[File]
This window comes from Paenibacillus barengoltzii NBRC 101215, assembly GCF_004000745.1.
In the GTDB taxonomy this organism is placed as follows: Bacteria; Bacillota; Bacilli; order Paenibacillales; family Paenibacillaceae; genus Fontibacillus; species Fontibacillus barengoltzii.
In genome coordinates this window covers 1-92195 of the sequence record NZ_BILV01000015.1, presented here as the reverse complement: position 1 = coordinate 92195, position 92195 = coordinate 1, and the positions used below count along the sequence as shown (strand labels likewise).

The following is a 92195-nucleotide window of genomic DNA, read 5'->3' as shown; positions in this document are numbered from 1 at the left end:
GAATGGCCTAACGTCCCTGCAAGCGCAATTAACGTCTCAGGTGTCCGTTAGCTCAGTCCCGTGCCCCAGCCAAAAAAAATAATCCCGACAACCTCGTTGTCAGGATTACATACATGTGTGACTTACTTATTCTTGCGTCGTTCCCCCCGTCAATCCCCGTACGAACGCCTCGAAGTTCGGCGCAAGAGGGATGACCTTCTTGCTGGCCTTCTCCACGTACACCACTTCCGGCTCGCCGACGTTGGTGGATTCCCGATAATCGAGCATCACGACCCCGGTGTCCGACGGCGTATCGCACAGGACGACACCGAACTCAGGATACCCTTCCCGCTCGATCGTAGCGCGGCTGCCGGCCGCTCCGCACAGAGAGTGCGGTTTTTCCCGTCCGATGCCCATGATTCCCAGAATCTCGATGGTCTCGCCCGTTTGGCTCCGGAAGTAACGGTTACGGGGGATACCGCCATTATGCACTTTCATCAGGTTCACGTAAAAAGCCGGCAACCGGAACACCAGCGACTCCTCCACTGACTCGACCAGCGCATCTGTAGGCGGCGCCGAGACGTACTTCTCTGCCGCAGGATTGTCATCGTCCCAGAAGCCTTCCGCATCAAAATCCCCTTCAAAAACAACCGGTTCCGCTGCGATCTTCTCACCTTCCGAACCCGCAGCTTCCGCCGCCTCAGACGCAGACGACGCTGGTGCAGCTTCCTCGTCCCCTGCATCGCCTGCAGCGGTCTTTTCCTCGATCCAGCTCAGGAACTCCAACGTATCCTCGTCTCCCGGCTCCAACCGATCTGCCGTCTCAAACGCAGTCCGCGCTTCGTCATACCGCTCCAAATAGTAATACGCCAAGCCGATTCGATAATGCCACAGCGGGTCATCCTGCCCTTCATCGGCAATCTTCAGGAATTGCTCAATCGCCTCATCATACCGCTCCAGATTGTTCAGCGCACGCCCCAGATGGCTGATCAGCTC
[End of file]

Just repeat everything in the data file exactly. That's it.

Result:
This window comes from Paenibacillus barengoltzii NBRC 101215, assembly GCF_004000745.1.
In the GTDB taxonomy this organism is placed as follows: Bacteria; Bacillota; Bacilli; order Paenibacillales; family Paenibacillaceae; genus Fontibacillus; species Fontibacillus barengoltzii.
In genome coordinates this window covers 1-92195 of the sequence record NZ_BILV01000015.1, presented here as the reverse complement: position 1 = coordinate 92195, position 92195 = coordinate 1, and the positions used below count along the sequence as shown (strand labels likewise).

The following is a 92195-nucleotide window of genomic DNA, read 5'->3' as shown; positions in this document are numbered from 1 at the left end:
GAATGGCCTAACGTCCCTGCAAGCGCAATTAACGTCTCAGGTGTCCGTTAGCTCAGTCCCGTGCCCCAGCCAAAAAAAATAATCCCGACAACCTCGTTGTCAGGATTACATACATGTGTGACTTACTTATTCTTGCGTCGTTCCCCCCGTCAATCCCCGTACGAACGCCTCGAAGTTCGGCGCAAGAGGGATGACCTTCTTGCTGGCCTTCTCCACGTACACCACTTCCGGCTCGCCGACGTTGGTGGATTCCCGATAATCGAGCATCACGACCCCGGTGTCCGACGGCGTATCGCACAGGACGACACCGAACTCAGGATACCCTTCCCGCTCGATCGTAGCGCGGCTGCCGGCCGCTCCGCACAGAGAGTGCGGTTTTTCCCGTCCGATGCCCATGATTCCCAGAATCTCGATGGTCTCGCCCGTTTGGCTCCGGAAGTAACGGTTACGGGGGATACCGCCATTATGCACTTTCATCAGGTTCACGTAAAAAGCCGGCAACCGGAACACCAGCGACTCCTCCACTGACTCGACCAGCGCATCTGTAGGCGGCGCCGAGACGTACTTCTCTGCCGCAGGATTGTCATCGTCCCAGAAGCCTTCCGCATCAAAATCCCCTTCAAAAACAACCGGTTCCGCTGCGATCTTCTCACCTTCCGAACCCGCAGCTTCCGCCGCCTCAGACGCAGACGACGCTGGTGCAGCTTCCTCGTCCCCTGCATCGCCTGCAGCGGTCTTTTCCTCGATCCAGCTCAGGAACTCCAACGTATCCTCGTCTCCCGGCTCCAACCGATCTGCCGTCTCAAACGCAGTCCGCGCTTCGTCATACCGCTCCAAATAGTAATACGCCAAGCCGATTCGATAATGCCACAGCGGGTCATCCTGCCCTTCATCGGCAATCTTCAGGAATTGCTCAATCGCCTCATCATACCGCTCCAGATTGTTCAGCGCACGCCCCAGATGGCTGATCAGCTC